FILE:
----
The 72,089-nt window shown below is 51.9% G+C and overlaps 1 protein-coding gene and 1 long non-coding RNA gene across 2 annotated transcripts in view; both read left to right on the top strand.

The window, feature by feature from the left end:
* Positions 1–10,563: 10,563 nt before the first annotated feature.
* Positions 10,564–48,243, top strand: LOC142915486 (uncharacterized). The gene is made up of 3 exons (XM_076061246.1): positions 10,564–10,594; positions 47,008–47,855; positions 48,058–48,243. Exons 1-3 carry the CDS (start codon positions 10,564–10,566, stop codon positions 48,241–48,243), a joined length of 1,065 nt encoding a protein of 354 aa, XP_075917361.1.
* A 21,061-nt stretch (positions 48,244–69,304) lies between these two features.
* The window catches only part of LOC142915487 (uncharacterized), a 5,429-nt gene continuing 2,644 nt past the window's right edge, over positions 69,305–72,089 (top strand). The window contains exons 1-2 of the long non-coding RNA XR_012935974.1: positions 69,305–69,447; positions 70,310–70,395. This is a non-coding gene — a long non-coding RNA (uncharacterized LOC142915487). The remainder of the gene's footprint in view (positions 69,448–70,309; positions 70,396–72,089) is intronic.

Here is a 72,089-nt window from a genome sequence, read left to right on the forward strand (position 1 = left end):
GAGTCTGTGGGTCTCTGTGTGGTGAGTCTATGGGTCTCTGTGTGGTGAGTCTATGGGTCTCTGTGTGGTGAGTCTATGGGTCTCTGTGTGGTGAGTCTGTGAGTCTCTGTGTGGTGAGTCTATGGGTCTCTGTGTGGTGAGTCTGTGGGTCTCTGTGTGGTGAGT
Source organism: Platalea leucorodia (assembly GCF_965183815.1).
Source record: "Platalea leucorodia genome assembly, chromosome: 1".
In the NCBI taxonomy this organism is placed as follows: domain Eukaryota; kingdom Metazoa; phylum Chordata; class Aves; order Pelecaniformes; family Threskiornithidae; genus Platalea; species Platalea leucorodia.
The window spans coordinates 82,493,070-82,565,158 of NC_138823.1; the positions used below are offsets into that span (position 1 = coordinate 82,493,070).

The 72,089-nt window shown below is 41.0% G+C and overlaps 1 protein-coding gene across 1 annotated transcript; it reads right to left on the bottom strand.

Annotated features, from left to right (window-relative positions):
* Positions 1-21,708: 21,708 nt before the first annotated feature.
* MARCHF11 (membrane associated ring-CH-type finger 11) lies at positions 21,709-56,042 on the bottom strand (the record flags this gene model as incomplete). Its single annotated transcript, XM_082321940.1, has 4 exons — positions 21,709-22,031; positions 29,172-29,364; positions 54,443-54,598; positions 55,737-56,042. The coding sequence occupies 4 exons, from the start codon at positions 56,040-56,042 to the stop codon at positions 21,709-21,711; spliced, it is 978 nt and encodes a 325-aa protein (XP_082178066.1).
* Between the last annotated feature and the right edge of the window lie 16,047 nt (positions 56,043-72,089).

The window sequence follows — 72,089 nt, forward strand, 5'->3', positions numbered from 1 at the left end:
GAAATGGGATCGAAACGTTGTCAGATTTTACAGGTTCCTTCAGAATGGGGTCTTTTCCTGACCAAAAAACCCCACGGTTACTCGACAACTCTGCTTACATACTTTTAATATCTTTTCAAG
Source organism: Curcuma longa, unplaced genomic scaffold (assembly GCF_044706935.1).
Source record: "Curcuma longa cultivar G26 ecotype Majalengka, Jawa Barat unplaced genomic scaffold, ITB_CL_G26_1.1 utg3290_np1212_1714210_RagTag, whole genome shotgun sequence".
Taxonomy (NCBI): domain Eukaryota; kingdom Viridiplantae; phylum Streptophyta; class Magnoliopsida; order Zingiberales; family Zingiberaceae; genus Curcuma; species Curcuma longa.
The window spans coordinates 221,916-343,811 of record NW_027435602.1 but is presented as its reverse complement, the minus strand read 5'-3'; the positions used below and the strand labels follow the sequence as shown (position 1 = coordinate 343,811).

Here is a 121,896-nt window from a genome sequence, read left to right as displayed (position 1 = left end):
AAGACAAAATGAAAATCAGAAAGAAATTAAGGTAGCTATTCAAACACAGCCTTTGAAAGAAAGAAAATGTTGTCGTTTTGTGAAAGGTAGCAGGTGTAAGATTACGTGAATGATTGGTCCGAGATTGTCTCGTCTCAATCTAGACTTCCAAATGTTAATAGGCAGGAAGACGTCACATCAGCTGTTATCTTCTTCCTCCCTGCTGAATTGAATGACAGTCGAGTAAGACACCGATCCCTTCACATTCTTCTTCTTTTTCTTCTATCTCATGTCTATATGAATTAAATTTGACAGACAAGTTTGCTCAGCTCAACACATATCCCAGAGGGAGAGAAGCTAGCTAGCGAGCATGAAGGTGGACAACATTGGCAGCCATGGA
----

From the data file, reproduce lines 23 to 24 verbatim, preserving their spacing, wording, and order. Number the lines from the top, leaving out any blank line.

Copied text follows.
The window spans coordinates 221,916-343,811 of record NW_027435602.1 but is presented as its reverse complement, the minus strand read 5'-3'; the positions used below and the strand labels follow the sequence as shown (position 1 = coordinate 343,811).

Here is a 121,896-nt window from a genome sequence, read left to right as displayed (position 1 = left end):